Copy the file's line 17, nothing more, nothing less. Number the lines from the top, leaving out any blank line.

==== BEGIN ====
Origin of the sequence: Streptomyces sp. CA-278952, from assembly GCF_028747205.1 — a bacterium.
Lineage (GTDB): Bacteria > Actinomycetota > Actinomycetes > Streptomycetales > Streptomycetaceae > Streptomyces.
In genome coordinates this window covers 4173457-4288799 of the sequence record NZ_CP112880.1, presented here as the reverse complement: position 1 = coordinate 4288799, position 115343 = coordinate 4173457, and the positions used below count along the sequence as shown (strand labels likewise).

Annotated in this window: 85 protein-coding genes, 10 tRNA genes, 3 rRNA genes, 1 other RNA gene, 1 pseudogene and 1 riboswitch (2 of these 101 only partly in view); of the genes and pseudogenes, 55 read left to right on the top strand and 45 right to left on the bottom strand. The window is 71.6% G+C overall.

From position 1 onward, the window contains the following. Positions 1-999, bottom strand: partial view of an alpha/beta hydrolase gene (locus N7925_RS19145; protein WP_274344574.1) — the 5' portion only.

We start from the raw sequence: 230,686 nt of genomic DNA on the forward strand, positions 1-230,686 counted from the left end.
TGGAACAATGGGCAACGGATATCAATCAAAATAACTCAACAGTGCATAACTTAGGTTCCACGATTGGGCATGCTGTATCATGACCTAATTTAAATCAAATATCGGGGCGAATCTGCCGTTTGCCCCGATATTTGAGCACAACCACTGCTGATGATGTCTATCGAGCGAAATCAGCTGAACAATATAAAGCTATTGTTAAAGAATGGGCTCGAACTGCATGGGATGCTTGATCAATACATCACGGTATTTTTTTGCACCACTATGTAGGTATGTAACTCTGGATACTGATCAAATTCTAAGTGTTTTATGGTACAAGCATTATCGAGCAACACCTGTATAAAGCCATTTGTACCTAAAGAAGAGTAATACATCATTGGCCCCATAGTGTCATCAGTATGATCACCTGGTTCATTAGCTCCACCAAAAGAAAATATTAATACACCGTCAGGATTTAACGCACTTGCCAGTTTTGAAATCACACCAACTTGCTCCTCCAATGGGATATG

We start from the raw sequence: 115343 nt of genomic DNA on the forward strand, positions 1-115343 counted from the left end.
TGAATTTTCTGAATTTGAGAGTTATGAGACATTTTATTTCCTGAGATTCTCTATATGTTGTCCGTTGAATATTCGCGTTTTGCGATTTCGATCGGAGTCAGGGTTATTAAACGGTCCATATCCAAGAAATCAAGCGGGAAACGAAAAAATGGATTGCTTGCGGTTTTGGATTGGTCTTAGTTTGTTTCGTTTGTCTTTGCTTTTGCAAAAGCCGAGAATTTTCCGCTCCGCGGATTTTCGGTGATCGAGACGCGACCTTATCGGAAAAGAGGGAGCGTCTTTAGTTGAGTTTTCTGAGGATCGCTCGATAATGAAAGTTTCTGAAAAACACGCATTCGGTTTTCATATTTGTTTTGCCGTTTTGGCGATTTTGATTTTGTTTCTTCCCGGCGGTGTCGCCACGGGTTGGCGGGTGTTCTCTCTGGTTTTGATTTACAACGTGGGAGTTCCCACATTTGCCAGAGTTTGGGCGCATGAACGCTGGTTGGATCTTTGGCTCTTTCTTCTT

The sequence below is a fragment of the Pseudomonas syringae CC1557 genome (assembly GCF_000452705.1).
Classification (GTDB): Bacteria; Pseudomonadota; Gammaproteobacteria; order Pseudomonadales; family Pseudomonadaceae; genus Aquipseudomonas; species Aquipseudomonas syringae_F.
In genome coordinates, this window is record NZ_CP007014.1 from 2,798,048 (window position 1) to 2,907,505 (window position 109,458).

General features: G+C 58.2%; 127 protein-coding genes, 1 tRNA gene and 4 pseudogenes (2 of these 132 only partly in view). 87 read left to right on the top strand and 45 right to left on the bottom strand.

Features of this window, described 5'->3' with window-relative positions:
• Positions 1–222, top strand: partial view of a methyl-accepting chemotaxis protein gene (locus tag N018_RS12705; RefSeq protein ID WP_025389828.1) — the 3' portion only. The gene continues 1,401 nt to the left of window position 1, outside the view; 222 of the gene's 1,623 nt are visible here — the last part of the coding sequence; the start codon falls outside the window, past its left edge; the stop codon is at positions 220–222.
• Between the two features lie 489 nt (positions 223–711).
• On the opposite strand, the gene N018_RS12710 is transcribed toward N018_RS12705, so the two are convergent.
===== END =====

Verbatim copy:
• On the opposite strand, the gene N018_RS12710 is transcribed toward N018_RS12705, so the two are convergent.